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Artwork Details

stoneware with glaze
3 7/16 in x 8 1/4 in x 8 1/4 in (8.8 cm x 21 cm x 21 cm)
Gift of Mrs. Henry Jewett Greene for The Mr. and Mrs. Henry Jewett Greene Memorial Collection

On Display

Not currently on display


Subject Matter:

A longquan celadon bottle-vase of meiping (梅瓶) form, named thus because its shape is suitable to hold a branch of prunus blossom, of the Ming dynasty (1368-1644).

Longquan is the most representative, widespread, and esteemed ware of the Southern Song dynasty (1127–1279). Production started during the Five Dynasties period (907–960) at the kilns near the market town of Longquan, where in later dynasties much of the ware was collected for shipping. Technological advances such as the development of a multi-chambered, rising kiln and the use of stacked saggars—protective clay boxes—allowed for increased production in the Southern Song. In Yuan (1279–1368) and Ming (1368–1644) times, the kilns supplied wares to a domestic market as well as to overseas markets in Korea, Japan, and Southeast Asia.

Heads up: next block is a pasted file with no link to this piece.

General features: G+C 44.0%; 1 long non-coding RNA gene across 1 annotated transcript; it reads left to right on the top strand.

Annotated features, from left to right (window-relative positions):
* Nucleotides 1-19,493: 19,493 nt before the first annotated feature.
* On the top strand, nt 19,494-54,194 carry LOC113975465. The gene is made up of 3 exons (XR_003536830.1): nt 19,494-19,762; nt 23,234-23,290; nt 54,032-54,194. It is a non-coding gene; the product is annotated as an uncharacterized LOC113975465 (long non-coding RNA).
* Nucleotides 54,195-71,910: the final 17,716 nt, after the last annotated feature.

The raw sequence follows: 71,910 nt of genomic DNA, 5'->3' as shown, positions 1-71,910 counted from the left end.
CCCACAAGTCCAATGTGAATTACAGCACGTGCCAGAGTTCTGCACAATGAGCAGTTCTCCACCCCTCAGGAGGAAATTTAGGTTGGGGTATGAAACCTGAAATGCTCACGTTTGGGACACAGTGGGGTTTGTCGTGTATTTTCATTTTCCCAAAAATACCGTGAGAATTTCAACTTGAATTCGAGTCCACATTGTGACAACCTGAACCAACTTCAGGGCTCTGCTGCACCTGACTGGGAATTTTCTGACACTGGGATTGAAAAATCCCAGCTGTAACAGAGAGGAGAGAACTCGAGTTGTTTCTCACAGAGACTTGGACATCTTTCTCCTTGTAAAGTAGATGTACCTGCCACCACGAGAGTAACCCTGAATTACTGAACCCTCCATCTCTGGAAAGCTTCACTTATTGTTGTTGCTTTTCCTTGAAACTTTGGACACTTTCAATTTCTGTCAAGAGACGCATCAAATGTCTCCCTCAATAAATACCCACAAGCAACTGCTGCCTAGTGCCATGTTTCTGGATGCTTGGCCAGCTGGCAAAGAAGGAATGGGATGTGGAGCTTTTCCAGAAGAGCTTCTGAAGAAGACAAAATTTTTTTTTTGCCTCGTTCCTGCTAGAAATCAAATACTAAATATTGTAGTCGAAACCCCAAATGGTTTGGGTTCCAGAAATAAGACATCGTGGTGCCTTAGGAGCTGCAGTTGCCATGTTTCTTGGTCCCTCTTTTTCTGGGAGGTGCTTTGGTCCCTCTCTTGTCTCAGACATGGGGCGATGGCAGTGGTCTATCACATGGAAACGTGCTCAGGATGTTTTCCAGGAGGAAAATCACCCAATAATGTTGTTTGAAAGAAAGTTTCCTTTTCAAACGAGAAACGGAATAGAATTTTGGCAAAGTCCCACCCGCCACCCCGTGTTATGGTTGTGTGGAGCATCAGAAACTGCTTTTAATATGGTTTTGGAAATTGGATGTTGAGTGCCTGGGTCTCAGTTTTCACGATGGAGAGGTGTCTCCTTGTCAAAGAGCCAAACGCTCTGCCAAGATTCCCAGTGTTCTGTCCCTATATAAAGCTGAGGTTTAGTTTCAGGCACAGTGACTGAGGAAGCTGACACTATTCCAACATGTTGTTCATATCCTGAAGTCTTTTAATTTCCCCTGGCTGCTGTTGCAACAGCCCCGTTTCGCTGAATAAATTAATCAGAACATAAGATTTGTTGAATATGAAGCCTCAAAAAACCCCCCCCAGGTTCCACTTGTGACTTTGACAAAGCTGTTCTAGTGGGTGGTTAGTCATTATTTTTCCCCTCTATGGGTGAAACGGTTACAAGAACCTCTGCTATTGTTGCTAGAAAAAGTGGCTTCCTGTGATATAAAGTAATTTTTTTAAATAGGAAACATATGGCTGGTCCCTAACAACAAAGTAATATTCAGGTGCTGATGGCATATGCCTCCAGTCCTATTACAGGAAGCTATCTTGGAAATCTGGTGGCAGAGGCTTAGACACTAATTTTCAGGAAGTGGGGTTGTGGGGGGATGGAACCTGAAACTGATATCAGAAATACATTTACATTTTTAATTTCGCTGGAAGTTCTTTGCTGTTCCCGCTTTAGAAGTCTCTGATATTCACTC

Physical Description:

A stoneware vase on a narrow, tapered base with high, wide shoulders and a small narrow flaring neck with everted lip. The vase is carved with lotus petal lappets around the base and floral meander around the body and shoulder, and is covered with a green celadon glaze.  

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